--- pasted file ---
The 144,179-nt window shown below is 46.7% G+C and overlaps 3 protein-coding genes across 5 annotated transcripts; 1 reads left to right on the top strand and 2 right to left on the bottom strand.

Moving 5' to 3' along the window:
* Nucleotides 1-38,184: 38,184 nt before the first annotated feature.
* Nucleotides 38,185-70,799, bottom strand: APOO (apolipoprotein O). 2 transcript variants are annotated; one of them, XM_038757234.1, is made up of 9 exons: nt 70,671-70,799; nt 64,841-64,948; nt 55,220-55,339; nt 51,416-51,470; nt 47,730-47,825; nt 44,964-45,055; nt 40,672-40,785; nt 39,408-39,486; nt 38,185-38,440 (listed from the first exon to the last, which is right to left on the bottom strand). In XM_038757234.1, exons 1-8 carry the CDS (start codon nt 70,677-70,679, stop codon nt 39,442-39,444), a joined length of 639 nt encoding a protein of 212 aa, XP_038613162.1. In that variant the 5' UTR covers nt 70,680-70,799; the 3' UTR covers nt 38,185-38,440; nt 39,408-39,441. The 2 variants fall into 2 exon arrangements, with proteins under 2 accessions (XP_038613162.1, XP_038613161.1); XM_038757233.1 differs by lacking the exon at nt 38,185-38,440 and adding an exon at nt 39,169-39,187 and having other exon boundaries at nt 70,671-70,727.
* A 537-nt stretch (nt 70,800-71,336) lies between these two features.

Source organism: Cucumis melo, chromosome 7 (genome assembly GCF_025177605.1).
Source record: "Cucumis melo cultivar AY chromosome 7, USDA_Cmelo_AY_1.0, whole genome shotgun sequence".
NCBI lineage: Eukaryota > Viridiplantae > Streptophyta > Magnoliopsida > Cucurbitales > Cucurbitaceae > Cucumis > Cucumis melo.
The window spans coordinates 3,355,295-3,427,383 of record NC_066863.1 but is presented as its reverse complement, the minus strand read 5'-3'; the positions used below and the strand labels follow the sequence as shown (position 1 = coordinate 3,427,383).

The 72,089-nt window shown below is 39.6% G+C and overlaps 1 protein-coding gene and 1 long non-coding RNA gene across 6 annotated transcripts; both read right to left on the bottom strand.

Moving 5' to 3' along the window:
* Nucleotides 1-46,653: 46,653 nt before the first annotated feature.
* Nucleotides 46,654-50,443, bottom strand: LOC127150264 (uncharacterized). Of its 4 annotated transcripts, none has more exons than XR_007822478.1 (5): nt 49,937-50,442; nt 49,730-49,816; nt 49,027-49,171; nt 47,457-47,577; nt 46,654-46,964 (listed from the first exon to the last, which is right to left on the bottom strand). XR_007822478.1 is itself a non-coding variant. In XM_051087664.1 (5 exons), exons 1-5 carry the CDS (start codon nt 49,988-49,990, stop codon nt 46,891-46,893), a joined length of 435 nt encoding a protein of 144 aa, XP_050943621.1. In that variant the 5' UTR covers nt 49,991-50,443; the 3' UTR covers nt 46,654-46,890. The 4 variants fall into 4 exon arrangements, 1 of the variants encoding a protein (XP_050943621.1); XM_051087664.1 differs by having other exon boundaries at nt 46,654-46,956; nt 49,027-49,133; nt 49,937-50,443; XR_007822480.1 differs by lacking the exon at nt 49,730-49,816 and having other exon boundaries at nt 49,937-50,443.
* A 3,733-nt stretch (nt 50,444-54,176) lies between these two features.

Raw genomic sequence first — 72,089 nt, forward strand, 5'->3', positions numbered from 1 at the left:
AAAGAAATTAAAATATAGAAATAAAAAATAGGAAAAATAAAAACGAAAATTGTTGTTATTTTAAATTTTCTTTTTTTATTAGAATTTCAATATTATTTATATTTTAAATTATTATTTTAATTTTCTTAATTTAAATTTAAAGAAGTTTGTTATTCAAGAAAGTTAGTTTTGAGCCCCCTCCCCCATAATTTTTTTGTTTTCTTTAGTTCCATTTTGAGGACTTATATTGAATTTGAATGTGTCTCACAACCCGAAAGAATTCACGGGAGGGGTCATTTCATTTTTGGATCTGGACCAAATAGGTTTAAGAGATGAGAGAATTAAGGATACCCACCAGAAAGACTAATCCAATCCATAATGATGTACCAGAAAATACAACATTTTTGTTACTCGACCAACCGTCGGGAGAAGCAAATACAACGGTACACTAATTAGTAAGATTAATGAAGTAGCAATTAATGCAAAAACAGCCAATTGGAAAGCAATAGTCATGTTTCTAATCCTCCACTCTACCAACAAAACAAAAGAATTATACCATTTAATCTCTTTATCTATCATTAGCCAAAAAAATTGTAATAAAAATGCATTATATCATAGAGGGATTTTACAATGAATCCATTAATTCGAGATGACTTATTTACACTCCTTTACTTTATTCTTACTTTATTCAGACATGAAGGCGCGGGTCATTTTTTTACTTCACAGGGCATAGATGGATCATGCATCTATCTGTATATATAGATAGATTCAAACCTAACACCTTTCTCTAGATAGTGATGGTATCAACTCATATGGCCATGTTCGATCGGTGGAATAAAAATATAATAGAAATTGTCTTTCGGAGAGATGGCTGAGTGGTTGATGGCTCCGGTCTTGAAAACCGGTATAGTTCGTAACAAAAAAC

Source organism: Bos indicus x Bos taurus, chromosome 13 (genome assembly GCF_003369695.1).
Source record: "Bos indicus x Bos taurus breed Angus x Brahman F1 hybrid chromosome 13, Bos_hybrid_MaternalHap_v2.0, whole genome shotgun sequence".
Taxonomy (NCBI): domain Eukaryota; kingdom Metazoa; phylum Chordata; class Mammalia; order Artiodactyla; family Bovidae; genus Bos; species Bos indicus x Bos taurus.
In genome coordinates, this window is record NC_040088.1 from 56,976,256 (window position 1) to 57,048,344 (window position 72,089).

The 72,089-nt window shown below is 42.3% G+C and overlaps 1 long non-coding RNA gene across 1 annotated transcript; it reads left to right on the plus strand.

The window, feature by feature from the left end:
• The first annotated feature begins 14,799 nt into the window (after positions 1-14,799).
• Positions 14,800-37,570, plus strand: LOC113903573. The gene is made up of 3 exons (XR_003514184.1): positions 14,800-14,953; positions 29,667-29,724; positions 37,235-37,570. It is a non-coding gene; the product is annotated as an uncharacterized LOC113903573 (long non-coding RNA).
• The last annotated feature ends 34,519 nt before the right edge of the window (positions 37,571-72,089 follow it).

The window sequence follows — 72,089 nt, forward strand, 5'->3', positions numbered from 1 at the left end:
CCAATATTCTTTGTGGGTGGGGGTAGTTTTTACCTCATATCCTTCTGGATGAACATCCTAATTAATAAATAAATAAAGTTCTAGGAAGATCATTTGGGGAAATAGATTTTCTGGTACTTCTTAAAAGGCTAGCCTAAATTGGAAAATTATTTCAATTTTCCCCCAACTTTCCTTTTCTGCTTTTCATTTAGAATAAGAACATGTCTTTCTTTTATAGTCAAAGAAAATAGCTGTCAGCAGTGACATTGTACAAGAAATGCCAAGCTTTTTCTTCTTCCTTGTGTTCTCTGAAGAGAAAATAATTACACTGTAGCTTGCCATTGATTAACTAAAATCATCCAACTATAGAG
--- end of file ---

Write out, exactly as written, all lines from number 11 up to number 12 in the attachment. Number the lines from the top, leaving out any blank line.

Moving 5' to 3' along the window:
* Nucleotides 1-46,653: 46,653 nt before the first annotated feature.